As a graduate student, I was assigned the TA job for an introductory course in geology. I really like physical geology – its the course where you get to look at all sorts of rocks and minerals, learn about specific gravity (a favorite of mine) and other physical characteristics, and maybe some introductory geology. Sounds like fun, right?
Why yes, I was that kid who collected gravel from parking lots. My church had some nice white limestone with pyrite in it. Don’t worry, I’ve stopped. Mostly.
Imagine my surprise when my top-tier geology program was running their labs for undergraduates by requiring students complete exercises from a widely published manual, but with only a few manipulatives, like specimens! Rather than looking at rock and mineral specimens, we used a book with pictures in it (with no scale in the pictures). How are students supposed to learn to identify rocks and minerals by using pictures? What about luster? What about turning it around in your hand to look at cleavage of a mineral? What about heft? What about process skills like using a hand lens?
I tried to help my students out by making answer sheets for them so they didn’t have to tear up their pricey manuals, but it wasn’t enough. They didn’t like taking that lab and I didn’t like teaching it.
A couple quarters later, I found myself offered the head-TA spot for this course for a faculty member I knew well. I told him that I thought we could do better… and asked if I could rewrite the labs. He said yes! (I do recognize that good k-12 teachers do this all the time. Frequently, college lab TAs don’t get that kind of freedom.)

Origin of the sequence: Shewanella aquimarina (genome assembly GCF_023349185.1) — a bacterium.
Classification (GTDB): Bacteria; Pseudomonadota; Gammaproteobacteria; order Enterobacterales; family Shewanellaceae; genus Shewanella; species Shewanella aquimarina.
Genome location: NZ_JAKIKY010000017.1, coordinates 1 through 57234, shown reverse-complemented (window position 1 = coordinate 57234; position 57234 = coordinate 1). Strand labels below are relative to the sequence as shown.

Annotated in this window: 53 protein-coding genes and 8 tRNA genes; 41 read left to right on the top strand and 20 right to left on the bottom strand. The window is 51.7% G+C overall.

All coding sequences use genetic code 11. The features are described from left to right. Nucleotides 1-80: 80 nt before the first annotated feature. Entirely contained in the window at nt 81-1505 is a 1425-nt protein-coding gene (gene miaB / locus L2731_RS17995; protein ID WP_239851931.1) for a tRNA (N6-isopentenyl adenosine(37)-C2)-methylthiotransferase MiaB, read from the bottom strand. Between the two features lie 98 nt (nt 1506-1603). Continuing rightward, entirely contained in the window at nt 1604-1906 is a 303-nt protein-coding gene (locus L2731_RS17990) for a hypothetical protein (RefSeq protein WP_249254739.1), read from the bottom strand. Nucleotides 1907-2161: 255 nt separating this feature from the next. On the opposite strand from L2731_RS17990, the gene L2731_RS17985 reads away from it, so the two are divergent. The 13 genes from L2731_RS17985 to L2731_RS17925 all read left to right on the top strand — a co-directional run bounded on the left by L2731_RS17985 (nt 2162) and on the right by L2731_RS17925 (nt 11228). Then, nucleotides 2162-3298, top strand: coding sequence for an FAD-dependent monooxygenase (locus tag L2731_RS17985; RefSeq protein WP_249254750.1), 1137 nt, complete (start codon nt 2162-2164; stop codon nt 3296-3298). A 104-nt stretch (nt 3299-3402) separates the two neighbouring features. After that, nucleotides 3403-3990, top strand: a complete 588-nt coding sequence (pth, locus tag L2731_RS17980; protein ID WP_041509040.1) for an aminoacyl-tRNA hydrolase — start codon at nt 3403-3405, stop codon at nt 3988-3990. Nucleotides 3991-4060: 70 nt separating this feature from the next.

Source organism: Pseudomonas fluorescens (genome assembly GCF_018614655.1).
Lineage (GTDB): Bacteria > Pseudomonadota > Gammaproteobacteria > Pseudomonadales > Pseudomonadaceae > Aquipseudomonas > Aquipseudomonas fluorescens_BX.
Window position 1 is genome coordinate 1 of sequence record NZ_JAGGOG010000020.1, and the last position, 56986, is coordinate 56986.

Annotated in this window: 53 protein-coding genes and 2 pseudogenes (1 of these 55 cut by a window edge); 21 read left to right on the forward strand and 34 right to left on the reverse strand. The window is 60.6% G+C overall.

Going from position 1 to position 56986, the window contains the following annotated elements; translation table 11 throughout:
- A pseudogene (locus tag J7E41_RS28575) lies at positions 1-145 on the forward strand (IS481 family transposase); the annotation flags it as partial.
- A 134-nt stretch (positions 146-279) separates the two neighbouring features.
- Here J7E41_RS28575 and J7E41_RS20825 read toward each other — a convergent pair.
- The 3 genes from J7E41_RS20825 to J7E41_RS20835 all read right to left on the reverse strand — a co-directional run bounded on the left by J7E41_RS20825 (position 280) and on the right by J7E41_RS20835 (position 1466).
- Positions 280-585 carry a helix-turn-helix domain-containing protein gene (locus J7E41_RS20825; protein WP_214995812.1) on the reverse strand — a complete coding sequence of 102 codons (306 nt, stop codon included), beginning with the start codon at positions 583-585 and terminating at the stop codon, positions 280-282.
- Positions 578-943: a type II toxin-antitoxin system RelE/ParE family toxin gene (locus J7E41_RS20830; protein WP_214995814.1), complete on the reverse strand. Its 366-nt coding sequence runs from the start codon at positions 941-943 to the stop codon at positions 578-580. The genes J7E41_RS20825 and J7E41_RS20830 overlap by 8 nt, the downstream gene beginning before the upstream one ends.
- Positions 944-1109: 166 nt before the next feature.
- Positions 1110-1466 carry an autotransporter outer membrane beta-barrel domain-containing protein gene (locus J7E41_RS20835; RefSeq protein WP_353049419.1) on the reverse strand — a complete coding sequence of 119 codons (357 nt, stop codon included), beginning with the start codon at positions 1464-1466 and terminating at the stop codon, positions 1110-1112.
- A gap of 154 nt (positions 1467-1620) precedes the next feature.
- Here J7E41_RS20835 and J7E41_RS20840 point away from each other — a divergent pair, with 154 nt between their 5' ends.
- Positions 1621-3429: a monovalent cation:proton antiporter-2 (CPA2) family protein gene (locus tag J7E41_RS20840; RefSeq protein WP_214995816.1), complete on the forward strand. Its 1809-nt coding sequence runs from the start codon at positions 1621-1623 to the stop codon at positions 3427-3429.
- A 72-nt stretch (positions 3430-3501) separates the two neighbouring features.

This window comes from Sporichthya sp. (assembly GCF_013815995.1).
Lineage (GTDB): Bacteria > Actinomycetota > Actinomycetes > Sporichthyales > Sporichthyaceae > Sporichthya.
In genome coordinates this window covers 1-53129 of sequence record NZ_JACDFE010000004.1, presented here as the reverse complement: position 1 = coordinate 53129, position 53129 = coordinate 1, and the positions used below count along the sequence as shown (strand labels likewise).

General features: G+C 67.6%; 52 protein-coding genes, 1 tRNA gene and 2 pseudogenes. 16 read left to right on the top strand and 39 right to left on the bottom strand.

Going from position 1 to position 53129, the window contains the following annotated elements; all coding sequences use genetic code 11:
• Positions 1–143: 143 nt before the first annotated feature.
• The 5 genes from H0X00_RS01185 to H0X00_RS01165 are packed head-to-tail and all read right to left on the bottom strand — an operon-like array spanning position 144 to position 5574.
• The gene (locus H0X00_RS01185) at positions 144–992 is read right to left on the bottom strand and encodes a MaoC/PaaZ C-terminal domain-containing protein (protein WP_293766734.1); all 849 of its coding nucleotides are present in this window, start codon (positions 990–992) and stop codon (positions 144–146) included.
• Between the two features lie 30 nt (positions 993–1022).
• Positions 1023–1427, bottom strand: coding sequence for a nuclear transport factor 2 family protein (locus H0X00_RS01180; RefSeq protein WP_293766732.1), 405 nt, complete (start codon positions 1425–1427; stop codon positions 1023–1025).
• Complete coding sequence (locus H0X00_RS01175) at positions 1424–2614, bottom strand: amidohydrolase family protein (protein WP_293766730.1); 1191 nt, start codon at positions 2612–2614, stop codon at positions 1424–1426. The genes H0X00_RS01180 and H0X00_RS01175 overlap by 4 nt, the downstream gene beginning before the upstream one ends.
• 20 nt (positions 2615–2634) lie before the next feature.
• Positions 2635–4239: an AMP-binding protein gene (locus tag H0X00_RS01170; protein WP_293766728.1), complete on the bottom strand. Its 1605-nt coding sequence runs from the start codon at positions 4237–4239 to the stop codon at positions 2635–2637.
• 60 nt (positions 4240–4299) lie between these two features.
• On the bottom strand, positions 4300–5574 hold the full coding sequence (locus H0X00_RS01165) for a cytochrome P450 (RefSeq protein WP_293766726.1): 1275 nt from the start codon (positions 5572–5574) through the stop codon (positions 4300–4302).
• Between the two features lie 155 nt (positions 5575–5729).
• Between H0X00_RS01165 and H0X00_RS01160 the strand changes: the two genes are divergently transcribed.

There were things that definitely needed changing.
1. We needed to abandon the lab manual.
2. We needed to use hand samples! (This meant cleaning the supply closet. Repeatedly.)
3. We needed to rewrite the lab exercises.
4. We needed to publish the labs for students.
Over the course of the quarter, I worked with this faculty member to create labs that complimented his lectures, and emphasized hands-on skills that couldn’t be taught any other way. He wrote a couple new labs too – and we did wet chemistry to look at water quality on campus – definitely not an experience students using the manual ever got!
The most useful thing I learned through this process was how handy it was to distribute course materials online. Because I was producing full labs as the quarter moved along, we could not publish the labs as a manual in advance and put it for sale at the bookstore. I also could not afford to make copies of each page for every student (I wrote introductions as well as instructions and answer sheets).
We compiled a terrific website for the course – not only was each lab activity posted, but also notes, homework, and even podcasts of the lectures (courtesy of the faculty member). There was a student hospitalized for a couple weeks that quarter, and geology was the only class he didn’t have to drop – he just followed along with the podcasts and online homework submission.
Through my time as a graduate student I had the opportunity to be head-TA for this course many times, and each time it got a little better and we could change it to fit the emphasis of different faculty members. What students loved best? I like to think they liked the hands-on part of the labs, but they didn’t know it was ever any other way. Every quarter I got comments about the online manual – they could just print it out (on campus if needed! no forgetting your manual at home!) and it didn’t cost more than the cost of printing.
This was a great model for us, and reflecting back on it, I’m hoping to develop more course materials online for my students. I’m still in the research stages of how to do this best (I get twitchy about protecting copyrights), but I would love to see your comments on this!